Frequently Asked Questions

What is the District Attorney's jurisdiction? [TOP]
The San Diego County District Attorney's Office prosecutes felony crimes throughout San Diego County. The jurisdiction covers 42-hundred square miles. This area stretches from the northern areas of Oceanside and Vista to the eastern area of Alpine all the way to the US Mexican border at Imperial Beach and Tecate. The District Attorney's Office also prosecutes misdemeanor crimes in unincorporated areas of the County as well as all cities within the County other than the city of San Diego. The San Diego District Attorney's Office is the second largest in the state of California and the sixth largest in the nation. We serve a population of approximately three million people.

If I get a subpoena do I have to go to court? [TOP]
Yes, you must go to court. If you fail to do so, the judge may impose a fine or a jail sentence. Be sure to bring your subpoena with you to court.

Why am I a witness? I didn't see the crime happen. [TOP]
Witnesses are not limited to eye witnesses. You may not have seen the crime happen but you may know something about it. You may also know something about a piece of evidence, or you may know something that contradicts another witness's testimony. If you wonder why you are testifying in a particular case, ask the prosecutor handling it. There is probably a common-sense reason.

As a witness, do I have to talk in front of the defendant in court? [TOP]
Yes. The defendant must be present in court to hear what all the witnesses say about him/her. The lawyer for the defendant is called the defense attorney and will ask you questions after the prosecutor does.

Is the district attorney my attorney or do I need to get my own attorney? [TOP]
The district attorney represents the People of the State of California in criminal court. The district attorney does not have authority to prosecute civil cases on behalf of individual citizens.

If I miss work to testify, will the district attorney pay for my loss in wages? [TOP]
No. Witnesses must go to court to testify about matters that they have knowledge of. It is a civic duty imposed upon all citizens in order to insure a just and fair judicial system.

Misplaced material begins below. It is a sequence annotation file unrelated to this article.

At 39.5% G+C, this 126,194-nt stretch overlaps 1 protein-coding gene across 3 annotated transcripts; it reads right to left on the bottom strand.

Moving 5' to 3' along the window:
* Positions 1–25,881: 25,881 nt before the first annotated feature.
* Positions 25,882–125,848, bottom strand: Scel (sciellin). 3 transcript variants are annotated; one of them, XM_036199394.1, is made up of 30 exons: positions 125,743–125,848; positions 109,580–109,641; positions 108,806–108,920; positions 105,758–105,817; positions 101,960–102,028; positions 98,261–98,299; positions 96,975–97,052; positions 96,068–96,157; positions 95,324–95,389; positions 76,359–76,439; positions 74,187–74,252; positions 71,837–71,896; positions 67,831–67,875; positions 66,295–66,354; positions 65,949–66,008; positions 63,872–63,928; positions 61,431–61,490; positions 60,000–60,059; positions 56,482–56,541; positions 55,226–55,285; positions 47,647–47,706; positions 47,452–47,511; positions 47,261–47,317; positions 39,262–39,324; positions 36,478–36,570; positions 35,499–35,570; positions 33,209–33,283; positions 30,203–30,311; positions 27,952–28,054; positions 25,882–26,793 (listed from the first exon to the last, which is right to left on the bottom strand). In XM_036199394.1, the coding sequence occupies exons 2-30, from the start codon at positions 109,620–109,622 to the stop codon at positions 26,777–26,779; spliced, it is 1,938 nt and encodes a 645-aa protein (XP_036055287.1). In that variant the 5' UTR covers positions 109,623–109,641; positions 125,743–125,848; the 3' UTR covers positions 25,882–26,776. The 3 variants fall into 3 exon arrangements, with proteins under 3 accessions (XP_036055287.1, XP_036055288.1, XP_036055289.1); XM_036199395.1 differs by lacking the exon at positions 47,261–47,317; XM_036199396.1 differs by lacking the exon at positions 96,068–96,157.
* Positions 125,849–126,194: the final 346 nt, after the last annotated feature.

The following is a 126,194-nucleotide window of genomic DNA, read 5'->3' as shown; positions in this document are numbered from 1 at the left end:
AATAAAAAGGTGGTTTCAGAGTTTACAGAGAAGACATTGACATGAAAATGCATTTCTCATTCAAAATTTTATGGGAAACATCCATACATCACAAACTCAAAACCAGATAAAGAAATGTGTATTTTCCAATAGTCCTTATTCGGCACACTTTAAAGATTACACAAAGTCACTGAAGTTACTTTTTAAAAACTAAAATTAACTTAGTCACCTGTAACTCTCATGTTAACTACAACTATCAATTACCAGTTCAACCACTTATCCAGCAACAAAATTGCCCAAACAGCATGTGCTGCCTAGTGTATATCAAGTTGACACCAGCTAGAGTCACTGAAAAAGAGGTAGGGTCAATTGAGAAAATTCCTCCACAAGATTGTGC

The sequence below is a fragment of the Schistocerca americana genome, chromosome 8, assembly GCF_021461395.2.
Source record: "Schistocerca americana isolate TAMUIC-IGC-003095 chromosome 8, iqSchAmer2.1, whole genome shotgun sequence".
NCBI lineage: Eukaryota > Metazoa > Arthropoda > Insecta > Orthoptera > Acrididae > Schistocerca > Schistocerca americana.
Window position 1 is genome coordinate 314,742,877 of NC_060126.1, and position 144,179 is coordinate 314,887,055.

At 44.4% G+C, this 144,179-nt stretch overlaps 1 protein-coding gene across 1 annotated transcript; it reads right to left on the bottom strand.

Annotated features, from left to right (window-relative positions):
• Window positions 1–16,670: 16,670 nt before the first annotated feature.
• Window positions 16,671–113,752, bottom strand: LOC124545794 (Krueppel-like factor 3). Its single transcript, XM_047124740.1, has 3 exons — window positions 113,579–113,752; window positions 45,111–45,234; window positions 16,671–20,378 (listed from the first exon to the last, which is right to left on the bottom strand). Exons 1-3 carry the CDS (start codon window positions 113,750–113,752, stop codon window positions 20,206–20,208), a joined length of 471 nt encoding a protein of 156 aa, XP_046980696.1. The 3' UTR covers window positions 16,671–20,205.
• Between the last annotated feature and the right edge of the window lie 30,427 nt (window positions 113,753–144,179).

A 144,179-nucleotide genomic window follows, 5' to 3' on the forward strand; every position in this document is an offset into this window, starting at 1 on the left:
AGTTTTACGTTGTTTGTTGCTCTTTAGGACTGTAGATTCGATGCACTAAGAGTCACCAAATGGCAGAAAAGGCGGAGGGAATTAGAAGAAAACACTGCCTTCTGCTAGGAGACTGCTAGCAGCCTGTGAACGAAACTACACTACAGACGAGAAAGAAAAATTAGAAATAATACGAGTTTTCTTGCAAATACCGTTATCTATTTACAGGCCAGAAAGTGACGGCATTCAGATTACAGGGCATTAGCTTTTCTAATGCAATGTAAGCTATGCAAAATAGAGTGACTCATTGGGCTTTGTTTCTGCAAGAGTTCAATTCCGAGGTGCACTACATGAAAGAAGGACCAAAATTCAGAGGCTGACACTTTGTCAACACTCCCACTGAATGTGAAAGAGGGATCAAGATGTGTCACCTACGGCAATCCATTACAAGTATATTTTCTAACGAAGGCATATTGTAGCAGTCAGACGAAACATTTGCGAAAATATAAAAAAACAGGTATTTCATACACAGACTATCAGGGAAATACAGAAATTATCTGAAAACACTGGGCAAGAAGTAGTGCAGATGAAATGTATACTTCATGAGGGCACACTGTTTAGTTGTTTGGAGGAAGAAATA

Where is the court? [TOP]
Criminal Courts are located in downtown San Diego, Vista, El Cajon and in Chula Vista. The Juvenile Court is located in Kearny Mesa. Please see Office Locations for directions or call our main number at 619-531-4040.

Who decides what charges to file, and how do they make that decision? [TOP]
A deputy district attorney reviews cases brought to the District Attorney's Office by local law enforcement agencies. The attorney reviews the reports in light of current law to decide the appropriate filing decisions.

What is plea bargaining? And do I as a victim have anything to say about it? [TOP]
There are not enough prosecutors, judges, or courtrooms to try before a jury, all the thousands of cases filed each year in San Diego County. For those defendants taken to trial, or for those who plead guilty before a trial, there are not enough jail cells in the state to hold them. These practical demands plus the defendant's right to a speedy trial, the seriousness of the cases, the strengths or weaknesses of cases, the victim's wishes, public safety, punishment, rehabilitation, and deterrence are all interests that are considered by the prosecutor when deciding how to proceed. A plea agreement is always designed to balance these competing interests. Most cases are resolved in a relatively short time by the defendant's plea - many times a plea to the charged offense.

I was the victim of a crime. Can you tell me the name of the defendant and the defendant's next court date? [TOP]
The DA's Office can provide you with the name of the defendant and the next court date if we have filed charges against the defendant. To obtain this information, please visit our News Room or Case Appearance list. You may also call the main number at 619-531-4040.